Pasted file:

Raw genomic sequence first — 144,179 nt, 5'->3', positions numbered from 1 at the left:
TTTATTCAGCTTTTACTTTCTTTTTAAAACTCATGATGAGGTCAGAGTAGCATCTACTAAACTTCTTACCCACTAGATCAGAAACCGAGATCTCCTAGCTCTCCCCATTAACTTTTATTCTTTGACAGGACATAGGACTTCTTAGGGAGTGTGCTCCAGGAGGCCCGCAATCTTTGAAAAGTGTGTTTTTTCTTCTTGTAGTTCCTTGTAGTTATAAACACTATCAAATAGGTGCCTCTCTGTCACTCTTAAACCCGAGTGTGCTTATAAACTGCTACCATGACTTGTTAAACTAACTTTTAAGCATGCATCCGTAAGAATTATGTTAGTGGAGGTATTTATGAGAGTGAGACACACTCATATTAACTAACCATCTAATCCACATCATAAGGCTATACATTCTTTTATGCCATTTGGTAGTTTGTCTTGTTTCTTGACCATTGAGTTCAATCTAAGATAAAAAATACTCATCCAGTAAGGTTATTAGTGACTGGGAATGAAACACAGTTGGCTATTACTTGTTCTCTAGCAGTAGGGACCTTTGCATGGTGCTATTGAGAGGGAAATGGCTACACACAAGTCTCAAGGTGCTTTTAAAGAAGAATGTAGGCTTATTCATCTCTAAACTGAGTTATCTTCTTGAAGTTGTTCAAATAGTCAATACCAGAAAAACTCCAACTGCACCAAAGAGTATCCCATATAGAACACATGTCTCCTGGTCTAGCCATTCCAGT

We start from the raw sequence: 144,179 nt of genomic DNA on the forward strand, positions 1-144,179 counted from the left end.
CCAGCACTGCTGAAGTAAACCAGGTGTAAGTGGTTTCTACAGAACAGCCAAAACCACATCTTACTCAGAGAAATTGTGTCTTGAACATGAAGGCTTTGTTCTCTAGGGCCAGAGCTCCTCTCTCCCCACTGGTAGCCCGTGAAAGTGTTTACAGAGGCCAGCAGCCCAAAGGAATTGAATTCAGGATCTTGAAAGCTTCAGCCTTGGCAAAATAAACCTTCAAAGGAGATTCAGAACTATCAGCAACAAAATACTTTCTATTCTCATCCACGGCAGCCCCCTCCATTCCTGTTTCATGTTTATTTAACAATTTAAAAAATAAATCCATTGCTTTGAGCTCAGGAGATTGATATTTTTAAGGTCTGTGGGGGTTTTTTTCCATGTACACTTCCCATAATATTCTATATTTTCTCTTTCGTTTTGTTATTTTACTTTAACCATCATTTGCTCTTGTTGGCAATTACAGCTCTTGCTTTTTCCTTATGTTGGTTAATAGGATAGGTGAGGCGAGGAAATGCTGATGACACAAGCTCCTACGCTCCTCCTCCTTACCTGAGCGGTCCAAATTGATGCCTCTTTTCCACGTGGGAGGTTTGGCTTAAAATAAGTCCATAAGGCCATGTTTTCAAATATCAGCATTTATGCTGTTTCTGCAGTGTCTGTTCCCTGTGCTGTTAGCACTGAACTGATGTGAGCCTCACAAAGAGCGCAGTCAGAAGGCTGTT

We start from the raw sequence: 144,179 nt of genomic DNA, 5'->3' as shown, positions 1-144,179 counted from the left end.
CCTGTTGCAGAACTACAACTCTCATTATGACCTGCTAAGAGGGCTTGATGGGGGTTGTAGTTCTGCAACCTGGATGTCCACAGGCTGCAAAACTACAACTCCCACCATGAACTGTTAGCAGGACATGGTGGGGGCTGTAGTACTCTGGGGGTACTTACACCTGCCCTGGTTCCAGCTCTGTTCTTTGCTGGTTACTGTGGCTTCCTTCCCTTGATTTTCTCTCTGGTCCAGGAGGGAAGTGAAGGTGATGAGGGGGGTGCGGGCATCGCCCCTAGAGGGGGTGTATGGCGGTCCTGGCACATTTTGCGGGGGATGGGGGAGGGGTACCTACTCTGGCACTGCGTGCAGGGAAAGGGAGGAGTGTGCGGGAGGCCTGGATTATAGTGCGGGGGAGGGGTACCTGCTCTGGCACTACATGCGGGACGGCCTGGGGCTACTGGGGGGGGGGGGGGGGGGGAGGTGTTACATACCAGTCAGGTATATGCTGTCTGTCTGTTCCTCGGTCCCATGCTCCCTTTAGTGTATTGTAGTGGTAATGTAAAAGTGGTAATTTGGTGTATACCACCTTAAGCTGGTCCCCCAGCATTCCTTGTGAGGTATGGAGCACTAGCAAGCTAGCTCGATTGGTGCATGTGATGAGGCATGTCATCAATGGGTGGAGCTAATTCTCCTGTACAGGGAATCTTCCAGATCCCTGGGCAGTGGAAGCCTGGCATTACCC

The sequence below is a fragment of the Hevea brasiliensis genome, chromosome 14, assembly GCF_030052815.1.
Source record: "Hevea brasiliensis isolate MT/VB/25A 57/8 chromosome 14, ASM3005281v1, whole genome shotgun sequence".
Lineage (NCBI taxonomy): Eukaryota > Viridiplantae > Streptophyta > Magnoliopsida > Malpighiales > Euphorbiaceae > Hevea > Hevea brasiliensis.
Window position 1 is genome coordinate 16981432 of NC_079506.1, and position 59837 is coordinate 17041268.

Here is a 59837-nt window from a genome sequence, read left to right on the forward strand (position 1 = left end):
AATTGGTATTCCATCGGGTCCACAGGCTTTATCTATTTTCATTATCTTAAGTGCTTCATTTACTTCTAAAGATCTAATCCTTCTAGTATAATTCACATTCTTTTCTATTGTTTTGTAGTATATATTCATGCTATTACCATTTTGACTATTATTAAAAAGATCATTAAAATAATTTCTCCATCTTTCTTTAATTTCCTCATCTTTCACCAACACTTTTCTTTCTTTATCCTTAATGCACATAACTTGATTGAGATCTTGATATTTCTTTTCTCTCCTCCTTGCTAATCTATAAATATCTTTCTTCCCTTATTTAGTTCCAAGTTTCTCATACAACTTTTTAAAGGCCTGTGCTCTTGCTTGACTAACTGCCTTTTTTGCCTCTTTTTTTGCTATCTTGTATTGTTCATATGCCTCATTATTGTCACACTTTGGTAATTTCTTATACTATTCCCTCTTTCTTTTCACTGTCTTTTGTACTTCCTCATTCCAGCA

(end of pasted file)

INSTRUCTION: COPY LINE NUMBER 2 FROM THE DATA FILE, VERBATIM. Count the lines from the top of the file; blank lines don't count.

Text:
TTTATTCAGCTTTTACTTTCTTTTTAAAACTCATGATGAGGTCAGAGTAGCATCTACTAAACTTCTTACCCACTAGATCAGAAACCGAGATCTCCTAGCTCTCCCCATTAACTTTTATTCTTTGACAGGACATAGGACTTCTTAGGGAGTGTGCTCCAGGAGGCCCGCAATCTTTGAAAAGTGTGTTTTTTCTTCTTGTAGTTCCTTGTAGTTATAAACACTATCAAATAGGTGCCTCTCTGTCACTCTTAAACCCGAGTGTGCTTATAAACTGCTACCATGACTTGTTAAACTAACTTTTAAGCATGCATCCGTAAGAATTATGTTAGTGGAGGTATTTATGAGAGTGAGACACACTCATATTAACTAACCATCTAATCCACATCATAAGGCTATACATTCTTTTATGCCATTTGGTAGTTTGTCTTGTTTCTTGACCATTGAGTTCAATCTAAGATAAAAAATACTCATCCAGTAAGGTTATTAGTGACTGGGAATGAAACACAGTTGGCTATTACTTGTTCTCTAGCAGTAGGGACCTTTGCATGGTGCTATTGAGAGGGAAATGGCTACACACAAGTCTCAAGGTGCTTTTAAAGAAGAATGTAGGCTTATTCATCTCTAAACTGAGTTATCTTCTTGAAGTTGTTCAAATAGTCAATACCAGAAAAACTCCAACTGCACCAAAGAGTATCCCATATAGAACACATGTCTCCTGGTCTAGCCATTCCAGT